Hear how a love of Gazza led Viren Walia to the England Supporters Travel Club

In the latest edition of 'What England Means' powered by BT, England Supporters Travel Club member Viren Walia explains how Paul Gascogine made him fall in love with England.

Sunday 10 May 2020
Viren Walia first found a love of football during the 1990 World Cup in Italy

I guess most people naturally get into football through their family, but for the first eight years of my life I didn’t really engage with it.

My dad wasn’t a huge fan. But then Italia ‘90 came around and everything changed.

My dad got really excited by the tournament and I knew it was important because I was able to stay up past my usual bedtime to watch games.

Everyone remembers the semi-final heartache against West Germany, but England’s 3-2 quarter final win over Cameroon really stood out for me. The game went to extra-time, which was thrilling for a young kid, and Paul Gascoigne was magnificent.

After that, I began playing football. I wanted to be a creative midfielder just like Gazza. I played for Ascot United and my school team.

Suddenly I was quite a big football fan. My cousins all supported Liverpool, so they also became my team. I still get to as many games as I can, especially the away ones down south.

Taking in a game on a trip to Barcelona

The nineties were a brilliant decade to be an England fan. Euro ‘96 was special. I remember watching all the games with my best friend from school.

England’s 4-1 victory over Holland was incredible. Gazza was also in that squad, along with Alan Shearer, Paul Ince and current England manager Gareth Southgate. It was a team brimming with talent and personality.

I knew I could never emulate these idols, but I did actually play for England once...

Back in 2012, while living in New York, I was part of an 'unofficial' England side full of expats to enter an amateur World Cup tournament in Manhattan.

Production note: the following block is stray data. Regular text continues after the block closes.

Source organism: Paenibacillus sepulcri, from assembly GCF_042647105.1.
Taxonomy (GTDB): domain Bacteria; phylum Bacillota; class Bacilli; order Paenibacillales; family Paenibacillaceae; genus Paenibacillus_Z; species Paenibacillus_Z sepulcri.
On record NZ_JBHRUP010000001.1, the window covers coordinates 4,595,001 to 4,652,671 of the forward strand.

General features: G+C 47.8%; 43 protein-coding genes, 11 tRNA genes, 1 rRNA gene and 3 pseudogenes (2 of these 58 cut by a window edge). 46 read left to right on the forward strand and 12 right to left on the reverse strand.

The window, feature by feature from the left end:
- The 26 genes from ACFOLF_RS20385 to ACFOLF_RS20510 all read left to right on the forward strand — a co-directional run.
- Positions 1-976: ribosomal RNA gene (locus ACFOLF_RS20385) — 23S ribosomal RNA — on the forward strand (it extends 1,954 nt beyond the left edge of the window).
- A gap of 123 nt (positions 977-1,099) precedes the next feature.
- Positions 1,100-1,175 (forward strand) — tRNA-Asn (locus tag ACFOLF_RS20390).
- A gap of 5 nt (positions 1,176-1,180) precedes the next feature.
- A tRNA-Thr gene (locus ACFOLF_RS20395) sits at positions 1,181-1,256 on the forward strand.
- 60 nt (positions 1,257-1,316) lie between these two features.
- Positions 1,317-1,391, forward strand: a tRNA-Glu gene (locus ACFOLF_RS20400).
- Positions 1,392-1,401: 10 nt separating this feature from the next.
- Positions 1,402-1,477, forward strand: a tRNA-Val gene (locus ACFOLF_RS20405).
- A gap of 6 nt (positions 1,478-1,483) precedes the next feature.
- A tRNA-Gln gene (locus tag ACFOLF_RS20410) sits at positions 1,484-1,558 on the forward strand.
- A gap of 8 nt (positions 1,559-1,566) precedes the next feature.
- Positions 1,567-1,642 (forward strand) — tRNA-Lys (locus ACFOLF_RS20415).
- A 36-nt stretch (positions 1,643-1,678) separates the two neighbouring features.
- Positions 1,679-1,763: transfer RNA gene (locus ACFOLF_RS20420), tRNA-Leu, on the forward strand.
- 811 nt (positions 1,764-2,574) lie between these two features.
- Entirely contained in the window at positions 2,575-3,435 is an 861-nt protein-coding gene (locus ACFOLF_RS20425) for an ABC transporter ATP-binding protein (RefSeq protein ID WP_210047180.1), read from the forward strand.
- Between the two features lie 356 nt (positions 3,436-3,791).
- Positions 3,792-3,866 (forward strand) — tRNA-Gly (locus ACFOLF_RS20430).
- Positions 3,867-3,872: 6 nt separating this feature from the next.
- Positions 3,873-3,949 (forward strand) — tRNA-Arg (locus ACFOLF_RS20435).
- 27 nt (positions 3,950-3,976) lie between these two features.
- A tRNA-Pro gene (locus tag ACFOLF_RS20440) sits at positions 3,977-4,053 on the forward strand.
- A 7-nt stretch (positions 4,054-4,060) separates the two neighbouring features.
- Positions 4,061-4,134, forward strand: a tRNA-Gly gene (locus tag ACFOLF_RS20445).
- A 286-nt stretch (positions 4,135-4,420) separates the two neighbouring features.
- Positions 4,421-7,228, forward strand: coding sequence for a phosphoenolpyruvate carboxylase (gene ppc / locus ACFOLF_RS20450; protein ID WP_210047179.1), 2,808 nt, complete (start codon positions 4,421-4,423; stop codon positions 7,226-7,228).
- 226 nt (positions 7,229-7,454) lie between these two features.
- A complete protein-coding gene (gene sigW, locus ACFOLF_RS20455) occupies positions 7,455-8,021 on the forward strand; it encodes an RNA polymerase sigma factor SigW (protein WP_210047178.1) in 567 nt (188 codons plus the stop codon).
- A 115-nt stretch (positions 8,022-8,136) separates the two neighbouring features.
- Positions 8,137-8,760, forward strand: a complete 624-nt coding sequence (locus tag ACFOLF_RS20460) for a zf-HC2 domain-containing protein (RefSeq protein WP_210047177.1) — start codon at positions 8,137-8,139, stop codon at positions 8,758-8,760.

We got through our group, which had Brazil, Italy and Scotland in it, but were eventually knocked out by Portugal. I didn’t play the following year, because I moved back to Windsor, but the team went on to win the whole thing!

What I loved about playing in that tournament, and more generally about supporting England, is regardless of club loyalties, background, religion or culture we were just one team united by our love for football.

That’s partly why I signed up to the England Supporters Travel Club (ESTC). It felt like a fun and safe space to enjoy international football with like-minded people.

Naturally, there are rivalries between different fans and clubs, but when England play they tend to disappear. Arsenal fans suddenly see the value of Harry Kane in an England shirt and Manchester United supporters cheer on Trent Alexander-Arnold. These often irrational divisions are gone for 90 minutes.

My first taste of watching England in person was at EURO 2016 in France. I saw the 0-0 draw with Slovakia in Saint-Etienne. It was a key point that ensured we progressed to the knockout stage.

With our 'England' team in New York

I guess when I joined the ESTC a part of me feared I might not fit in. My parents are both from Kenya, but of Indian descent. We have Hindu and Sikh blood from each side of the family, and although born in London, I wasn’t sure I would be accepted. But I was, and instantly.

I just love being part of a group of travelling fans and it is pretty tough now that football has stopped. I didn’t realise how much I would miss it, but I am definitely craving games.

It is also a shame UEFA EURO 2020 has been postponed by a year, especially with it being an anniversary tournament. I had tickets to one of the semi-finals at Wembley Stadium and still intend to go next summer. I think England stand a great chance of winning the whole thing.

Fittingly, I have been spending lockdown watching as much old sport as I can, including Jane Preston’s 2015 documentary on Gascoigne. It was fun to remind myself of his backstory and humour. I also used YouTube to find some clips from his days with Lazio in Italy.

Gazza got me into football and now he’s still entertaining me during lockdown, which I think is pretty poetic!


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By FA Staff